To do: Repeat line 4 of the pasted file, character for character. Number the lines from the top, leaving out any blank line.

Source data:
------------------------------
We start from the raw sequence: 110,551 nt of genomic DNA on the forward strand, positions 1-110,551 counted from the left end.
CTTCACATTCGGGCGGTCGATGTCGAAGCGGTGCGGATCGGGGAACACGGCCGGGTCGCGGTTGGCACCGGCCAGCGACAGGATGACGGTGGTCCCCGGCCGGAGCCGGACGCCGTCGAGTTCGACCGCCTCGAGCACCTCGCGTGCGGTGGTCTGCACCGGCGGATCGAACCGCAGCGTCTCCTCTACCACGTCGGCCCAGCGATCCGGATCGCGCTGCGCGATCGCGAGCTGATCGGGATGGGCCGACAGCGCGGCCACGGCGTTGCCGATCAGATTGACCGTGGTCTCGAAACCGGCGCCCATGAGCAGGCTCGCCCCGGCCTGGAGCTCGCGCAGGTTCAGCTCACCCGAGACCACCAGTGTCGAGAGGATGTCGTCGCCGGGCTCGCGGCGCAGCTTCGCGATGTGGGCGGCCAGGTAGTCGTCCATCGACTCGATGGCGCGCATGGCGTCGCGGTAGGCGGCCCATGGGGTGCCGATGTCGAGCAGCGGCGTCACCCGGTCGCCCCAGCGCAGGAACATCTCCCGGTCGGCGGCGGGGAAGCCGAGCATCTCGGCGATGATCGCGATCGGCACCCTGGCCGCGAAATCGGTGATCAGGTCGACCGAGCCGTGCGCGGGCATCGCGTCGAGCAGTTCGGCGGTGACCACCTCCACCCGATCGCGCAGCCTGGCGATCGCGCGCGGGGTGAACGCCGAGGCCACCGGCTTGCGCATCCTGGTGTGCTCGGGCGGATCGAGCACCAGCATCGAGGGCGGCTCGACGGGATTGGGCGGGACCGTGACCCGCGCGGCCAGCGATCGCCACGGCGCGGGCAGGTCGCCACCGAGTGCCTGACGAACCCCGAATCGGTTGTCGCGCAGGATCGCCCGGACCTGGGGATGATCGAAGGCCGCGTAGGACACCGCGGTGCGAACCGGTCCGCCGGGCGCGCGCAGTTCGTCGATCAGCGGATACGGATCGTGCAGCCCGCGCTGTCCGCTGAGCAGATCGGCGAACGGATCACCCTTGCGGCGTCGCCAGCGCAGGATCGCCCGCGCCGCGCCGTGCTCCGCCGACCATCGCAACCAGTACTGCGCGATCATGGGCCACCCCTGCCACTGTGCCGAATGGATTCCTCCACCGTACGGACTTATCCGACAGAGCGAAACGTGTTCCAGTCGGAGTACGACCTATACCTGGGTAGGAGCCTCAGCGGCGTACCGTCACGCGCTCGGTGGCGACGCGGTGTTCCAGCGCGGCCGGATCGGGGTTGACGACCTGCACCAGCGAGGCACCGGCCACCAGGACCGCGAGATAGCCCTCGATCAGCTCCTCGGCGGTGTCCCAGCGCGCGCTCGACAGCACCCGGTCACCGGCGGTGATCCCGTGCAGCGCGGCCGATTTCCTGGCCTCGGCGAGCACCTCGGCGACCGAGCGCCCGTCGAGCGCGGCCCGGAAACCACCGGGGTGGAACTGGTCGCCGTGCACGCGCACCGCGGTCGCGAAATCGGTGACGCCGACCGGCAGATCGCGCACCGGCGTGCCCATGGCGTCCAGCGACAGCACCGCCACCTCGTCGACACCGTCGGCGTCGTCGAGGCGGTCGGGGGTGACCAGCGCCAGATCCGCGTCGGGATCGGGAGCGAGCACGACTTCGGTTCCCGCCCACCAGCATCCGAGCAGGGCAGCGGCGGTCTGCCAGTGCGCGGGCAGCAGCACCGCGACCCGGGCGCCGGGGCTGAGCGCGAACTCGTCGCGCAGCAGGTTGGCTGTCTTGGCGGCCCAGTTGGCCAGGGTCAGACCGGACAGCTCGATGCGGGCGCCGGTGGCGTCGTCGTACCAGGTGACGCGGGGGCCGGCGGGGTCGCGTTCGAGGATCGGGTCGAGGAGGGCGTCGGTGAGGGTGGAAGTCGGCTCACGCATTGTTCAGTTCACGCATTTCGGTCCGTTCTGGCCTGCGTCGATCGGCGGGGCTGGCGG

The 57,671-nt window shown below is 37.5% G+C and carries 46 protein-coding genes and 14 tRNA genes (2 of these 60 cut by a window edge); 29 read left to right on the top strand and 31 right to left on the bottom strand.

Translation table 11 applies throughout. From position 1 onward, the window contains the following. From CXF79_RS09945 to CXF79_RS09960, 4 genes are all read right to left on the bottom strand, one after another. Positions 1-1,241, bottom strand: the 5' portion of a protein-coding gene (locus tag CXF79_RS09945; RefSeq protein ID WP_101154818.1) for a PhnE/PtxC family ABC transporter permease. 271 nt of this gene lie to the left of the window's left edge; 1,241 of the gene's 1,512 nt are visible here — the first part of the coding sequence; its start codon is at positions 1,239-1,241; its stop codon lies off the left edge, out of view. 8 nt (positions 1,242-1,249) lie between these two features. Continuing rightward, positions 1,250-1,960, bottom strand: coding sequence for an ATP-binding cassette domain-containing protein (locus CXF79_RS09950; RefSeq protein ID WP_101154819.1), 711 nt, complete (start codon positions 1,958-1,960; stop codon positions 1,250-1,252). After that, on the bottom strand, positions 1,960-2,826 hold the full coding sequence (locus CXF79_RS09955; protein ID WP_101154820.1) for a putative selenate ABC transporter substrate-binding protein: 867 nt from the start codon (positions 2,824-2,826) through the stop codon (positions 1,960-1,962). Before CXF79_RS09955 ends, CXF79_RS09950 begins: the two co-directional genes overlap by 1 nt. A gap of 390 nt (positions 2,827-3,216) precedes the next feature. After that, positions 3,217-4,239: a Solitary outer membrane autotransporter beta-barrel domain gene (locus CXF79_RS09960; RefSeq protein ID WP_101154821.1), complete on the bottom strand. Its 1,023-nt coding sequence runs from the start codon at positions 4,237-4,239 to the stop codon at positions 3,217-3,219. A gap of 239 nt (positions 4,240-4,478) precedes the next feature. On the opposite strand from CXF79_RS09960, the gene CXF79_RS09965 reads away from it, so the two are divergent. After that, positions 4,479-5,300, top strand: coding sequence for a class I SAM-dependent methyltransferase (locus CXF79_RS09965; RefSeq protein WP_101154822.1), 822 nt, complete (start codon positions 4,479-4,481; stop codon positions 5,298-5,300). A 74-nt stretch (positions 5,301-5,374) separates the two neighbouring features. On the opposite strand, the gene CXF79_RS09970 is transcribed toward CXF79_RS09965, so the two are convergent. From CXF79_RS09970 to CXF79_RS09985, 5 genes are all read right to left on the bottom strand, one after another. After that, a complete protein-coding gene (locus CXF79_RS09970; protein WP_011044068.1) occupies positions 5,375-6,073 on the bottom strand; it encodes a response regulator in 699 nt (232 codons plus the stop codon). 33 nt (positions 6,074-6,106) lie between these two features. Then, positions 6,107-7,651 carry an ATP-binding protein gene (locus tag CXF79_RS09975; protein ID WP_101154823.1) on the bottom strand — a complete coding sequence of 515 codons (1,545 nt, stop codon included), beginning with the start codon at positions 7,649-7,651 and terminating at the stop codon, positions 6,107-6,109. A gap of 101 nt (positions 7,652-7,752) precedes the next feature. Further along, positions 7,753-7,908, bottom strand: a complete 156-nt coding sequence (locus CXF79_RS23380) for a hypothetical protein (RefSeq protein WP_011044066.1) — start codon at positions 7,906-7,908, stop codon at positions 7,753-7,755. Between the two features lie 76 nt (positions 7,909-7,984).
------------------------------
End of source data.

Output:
Translation table 11 applies throughout. From position 1 onward, the window contains the following. From CXF79_RS09945 to CXF79_RS09960, 4 genes are all read right to left on the bottom strand, one after another. Positions 1-1,241, bottom strand: the 5' portion of a protein-coding gene (locus tag CXF79_RS09945; RefSeq protein ID WP_101154818.1) for a PhnE/PtxC family ABC transporter permease. 271 nt of this gene lie to the left of the window's left edge; 1,241 of the gene's 1,512 nt are visible here — the first part of the coding sequence; its start codon is at positions 1,239-1,241; its stop codon lies off the left edge, out of view. 8 nt (positions 1,242-1,249) lie between these two features. Continuing rightward, positions 1,250-1,960, bottom strand: coding sequence for an ATP-binding cassette domain-containing protein (locus CXF79_RS09950; RefSeq protein ID WP_101154819.1), 711 nt, complete (start codon positions 1,958-1,960; stop codon positions 1,250-1,252). After that, on the bottom strand, positions 1,960-2,826 hold the full coding sequence (locus CXF79_RS09955; protein ID WP_101154820.1) for a putative selenate ABC transporter substrate-binding protein: 867 nt from the start codon (positions 2,824-2,826) through the stop codon (positions 1,960-1,962). Before CXF79_RS09955 ends, CXF79_RS09950 begins: the two co-directional genes overlap by 1 nt. A gap of 390 nt (positions 2,827-3,216) precedes the next feature. After that, positions 3,217-4,239: a Solitary outer membrane autotransporter beta-barrel domain gene (locus CXF79_RS09960; RefSeq protein ID WP_101154821.1), complete on the bottom strand. Its 1,023-nt coding sequence runs from the start codon at positions 4,237-4,239 to the stop codon at positions 3,217-3,219. A gap of 239 nt (positions 4,240-4,478) precedes the next feature. On the opposite strand from CXF79_RS09960, the gene CXF79_RS09965 reads away from it, so the two are divergent. After that, positions 4,479-5,300, top strand: coding sequence for a class I SAM-dependent methyltransferase (locus CXF79_RS09965; RefSeq protein WP_101154822.1), 822 nt, complete (start codon positions 4,479-4,481; stop codon positions 5,298-5,300). A 74-nt stretch (positions 5,301-5,374) separates the two neighbouring features. On the opposite strand, the gene CXF79_RS09970 is transcribed toward CXF79_RS09965, so the two are convergent. From CXF79_RS09970 to CXF79_RS09985, 5 genes are all read right to left on the bottom strand, one after another. After that, a complete protein-coding gene (locus CXF79_RS09970; protein WP_011044068.1) occupies positions 5,375-6,073 on the bottom strand; it encodes a response regulator in 699 nt (232 codons plus the stop codon). 33 nt (positions 6,074-6,106) lie between these two features. Then, positions 6,107-7,651 carry an ATP-binding protein gene (locus tag CXF79_RS09975; protein ID WP_101154823.1) on the bottom strand — a complete coding sequence of 515 codons (1,545 nt, stop codon included), beginning with the start codon at positions 7,649-7,651 and terminating at the stop codon, positions 6,107-6,109. A gap of 101 nt (positions 7,652-7,752) precedes the next feature. Further along, positions 7,753-7,908, bottom strand: a complete 156-nt coding sequence (locus CXF79_RS23380) for a hypothetical protein (RefSeq protein WP_011044066.1) — start codon at positions 7,906-7,908, stop codon at positions 7,753-7,755. Between the two features lie 76 nt (positions 7,909-7,984).